Q: How is Jake different now than he was at the end of last year?
OKeefe: Without playing in a game, I can't say. He is the same guy that he was; he works hard at what he does. He had a great summer. He became even a better leader during the off season than he had been previously. Now its competing and being consistent. Make the throws that are there, make them all the time. Consistency will be something he has to focus on. Without being consistent, its hard to execute.
Q: Jake went and worked out with Steve Deburg this spring. What do you think about that? Coach Ferentz said that you don't want too many guys teaching someone something.
OKeefe: I haven't thought a whole lot about it. I learn every day by turning on tape, talking to someone, read an article, visit with different people, whether they are high school coaches, pro coaches, other college coaches. You can learn from anyone. He is out trying to get better and improve himself and that only helps us.
Q: How much are mechanics addressed during the season when bullets are flying?
OKeefe: Mechanics, depending on where balls are going and how accurately we are throwing it, they do enter into things. We have been working hard on those things and always continue to do that. In teaching the passing game, you try to focus on the basic fundamentals as they are broken out individually. You can't coach everything, otherwise you end up paralyzing people. I just know that sometimes if you have too much information, or try to give someone too much information, they have a difficult time focusing on what they need to do better. When we are working on our drops, we are just working on our feet in hopes that that because automatic, something rhythmic that we can count on without even thinking about it. After we go from there, we may work on ball placement drills where all we are doing is throwing routes with just the receivers, not against DB's. Where is the ball supposed to be, the outside, or inside, those kinds of things. Then we will get to 7 on 7 or even before then, the reads. Then when you get ot the team, you are on the whole thing. Rarely would I coach all four things at one time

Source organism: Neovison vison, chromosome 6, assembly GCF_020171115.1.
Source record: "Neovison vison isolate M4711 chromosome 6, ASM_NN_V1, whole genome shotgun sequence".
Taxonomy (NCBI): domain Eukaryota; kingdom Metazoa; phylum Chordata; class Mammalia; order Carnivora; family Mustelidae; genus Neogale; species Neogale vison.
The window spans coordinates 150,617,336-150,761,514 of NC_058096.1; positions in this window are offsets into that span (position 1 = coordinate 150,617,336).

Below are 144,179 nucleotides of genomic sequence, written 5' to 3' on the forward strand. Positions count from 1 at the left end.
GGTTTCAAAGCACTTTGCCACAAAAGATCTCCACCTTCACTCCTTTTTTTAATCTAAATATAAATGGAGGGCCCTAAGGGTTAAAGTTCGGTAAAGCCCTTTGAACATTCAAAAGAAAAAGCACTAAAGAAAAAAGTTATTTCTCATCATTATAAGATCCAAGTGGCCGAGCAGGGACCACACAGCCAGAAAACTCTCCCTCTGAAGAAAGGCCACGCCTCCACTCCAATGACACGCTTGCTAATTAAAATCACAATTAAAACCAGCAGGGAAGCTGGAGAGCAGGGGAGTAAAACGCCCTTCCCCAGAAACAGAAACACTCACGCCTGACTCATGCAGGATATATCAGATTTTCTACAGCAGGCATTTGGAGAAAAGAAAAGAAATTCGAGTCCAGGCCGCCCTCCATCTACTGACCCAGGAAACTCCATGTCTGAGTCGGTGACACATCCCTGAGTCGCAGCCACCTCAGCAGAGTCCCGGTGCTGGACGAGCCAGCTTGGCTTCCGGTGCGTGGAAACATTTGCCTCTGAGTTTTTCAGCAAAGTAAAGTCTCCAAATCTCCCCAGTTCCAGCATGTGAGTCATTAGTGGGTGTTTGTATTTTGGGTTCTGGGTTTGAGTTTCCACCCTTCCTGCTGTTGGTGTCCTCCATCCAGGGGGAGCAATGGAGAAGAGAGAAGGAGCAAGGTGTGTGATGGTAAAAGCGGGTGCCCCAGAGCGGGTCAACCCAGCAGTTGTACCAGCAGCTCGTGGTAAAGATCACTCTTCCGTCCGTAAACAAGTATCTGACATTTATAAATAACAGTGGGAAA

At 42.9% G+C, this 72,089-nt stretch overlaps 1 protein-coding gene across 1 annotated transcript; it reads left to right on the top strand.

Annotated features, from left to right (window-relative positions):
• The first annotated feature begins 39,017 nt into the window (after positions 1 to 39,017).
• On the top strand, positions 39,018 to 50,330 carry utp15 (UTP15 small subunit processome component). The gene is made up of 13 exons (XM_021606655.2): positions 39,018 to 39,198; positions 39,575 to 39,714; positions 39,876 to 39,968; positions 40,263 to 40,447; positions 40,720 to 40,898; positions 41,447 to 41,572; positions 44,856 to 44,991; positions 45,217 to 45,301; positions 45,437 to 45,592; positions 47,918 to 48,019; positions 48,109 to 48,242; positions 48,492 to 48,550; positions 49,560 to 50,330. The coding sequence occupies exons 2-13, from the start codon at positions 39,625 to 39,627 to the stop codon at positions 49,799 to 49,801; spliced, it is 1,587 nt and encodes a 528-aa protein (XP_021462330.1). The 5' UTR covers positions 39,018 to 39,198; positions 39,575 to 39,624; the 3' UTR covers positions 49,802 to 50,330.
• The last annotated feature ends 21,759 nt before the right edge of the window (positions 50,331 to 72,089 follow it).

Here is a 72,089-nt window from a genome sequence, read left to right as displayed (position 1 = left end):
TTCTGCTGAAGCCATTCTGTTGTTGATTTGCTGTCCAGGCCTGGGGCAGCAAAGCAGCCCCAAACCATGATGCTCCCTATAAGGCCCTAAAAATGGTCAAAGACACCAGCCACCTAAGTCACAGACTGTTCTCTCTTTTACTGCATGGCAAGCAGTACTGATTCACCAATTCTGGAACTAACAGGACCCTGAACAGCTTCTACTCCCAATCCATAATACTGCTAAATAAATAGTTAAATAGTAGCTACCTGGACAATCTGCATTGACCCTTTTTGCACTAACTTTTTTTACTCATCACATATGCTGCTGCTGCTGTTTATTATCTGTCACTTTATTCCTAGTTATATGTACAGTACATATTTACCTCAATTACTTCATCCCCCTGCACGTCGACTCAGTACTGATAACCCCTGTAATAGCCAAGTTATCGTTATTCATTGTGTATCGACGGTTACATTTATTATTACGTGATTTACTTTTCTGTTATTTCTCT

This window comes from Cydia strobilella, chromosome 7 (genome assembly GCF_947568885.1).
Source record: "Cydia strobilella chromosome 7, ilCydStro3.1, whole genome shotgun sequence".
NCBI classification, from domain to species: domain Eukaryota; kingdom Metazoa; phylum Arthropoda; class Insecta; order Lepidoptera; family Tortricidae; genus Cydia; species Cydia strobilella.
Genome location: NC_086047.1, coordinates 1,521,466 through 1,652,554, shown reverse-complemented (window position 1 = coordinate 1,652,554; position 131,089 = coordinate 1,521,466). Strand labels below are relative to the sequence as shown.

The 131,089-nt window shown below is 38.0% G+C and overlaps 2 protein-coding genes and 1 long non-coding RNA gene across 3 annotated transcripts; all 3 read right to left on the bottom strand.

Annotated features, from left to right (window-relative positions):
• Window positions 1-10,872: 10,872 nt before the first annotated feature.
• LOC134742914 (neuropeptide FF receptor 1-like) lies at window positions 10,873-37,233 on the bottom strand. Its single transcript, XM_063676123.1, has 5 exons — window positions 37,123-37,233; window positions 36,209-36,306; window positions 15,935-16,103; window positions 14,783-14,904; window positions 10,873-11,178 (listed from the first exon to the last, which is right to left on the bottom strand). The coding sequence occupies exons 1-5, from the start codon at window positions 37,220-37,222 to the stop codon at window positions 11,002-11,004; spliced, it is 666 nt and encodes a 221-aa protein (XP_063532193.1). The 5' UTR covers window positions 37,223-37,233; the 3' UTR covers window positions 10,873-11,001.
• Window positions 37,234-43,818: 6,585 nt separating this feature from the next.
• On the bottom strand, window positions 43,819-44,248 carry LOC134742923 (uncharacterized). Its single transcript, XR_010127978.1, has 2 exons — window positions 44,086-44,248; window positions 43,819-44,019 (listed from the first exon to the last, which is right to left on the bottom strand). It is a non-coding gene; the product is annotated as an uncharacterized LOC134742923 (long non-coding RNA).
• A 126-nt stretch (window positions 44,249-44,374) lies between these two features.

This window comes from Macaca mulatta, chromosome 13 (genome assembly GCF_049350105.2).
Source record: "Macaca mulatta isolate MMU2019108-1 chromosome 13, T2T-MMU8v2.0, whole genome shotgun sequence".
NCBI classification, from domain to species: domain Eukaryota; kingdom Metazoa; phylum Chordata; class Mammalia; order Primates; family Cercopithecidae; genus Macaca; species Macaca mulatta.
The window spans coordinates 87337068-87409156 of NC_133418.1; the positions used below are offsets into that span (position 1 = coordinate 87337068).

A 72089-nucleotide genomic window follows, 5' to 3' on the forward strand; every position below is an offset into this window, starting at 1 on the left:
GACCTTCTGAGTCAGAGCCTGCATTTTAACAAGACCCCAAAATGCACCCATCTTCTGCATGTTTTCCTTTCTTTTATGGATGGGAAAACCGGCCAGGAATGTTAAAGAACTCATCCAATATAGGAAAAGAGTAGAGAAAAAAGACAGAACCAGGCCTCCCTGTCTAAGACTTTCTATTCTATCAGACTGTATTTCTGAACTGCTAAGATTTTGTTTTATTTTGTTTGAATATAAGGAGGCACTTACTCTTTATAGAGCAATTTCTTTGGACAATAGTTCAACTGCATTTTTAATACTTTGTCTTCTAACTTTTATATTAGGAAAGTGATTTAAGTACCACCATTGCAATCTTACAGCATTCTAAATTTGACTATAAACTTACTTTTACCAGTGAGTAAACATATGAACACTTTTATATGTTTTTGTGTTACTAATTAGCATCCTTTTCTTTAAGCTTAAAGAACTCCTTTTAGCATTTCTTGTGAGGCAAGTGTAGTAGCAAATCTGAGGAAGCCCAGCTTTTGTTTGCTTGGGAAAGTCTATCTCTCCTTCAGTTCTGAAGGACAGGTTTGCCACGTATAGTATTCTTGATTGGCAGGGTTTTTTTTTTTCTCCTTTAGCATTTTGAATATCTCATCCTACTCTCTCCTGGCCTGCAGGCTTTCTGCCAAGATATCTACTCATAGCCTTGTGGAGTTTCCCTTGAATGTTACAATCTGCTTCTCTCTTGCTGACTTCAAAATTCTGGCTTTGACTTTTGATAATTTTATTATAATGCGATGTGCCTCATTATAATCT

Q: This is Jake's 4th year in the program…he has to be thinking about mechanics when he goes to a quarterback camp
OKeefe: They all do. Every quarterback that I have ever known is concerned about becoming better mechanically. Part of that is because they are expected to do that. When you are in high school, you do what your coach tells you to do, exactly what you are told. Now you are a fourth year guy in college, you need to be thinking about things that you know yourself, that you have to work on and would like to improve upon as well, not just what I give them. They do what we want them to do, plus a guy like Jake, Stanzi, McNutt, they will do more. They are all looking for ways to gain an edge. They are in a competition during preseason and the opponent in season.
Q: Some programs have quarterbacks coaches, and offensive coordinator as different people. Does it work to do both jobs? Does Iowa need to have separation?
OKeefe: Are you asking me to coach a different position? I have been doing it for 10 years. I am comfortable with doing both. Is that the question? I am not sure where you are coming from. You can say what you want or ask what you want, but that has me confused a little bit there. I don't think we would be coaching a position if we didn't feel comfortable coaching it.
Q: When he goes to a camp, maybe he doesn't feel like he is getting enough of that, or feel good about it.
OKeefe: I guess you will have to ask him those kinds of things. I think it might be said a different way. You look into it way more than I have and probably that he has in a lot o ways. There are a lot of ways to describe it. One key thing with another set of eyes, might be something that is different. I am not the kind of guy that will analyze every inch of the whole thing. For a lot of guys, it is a paralyzing problem.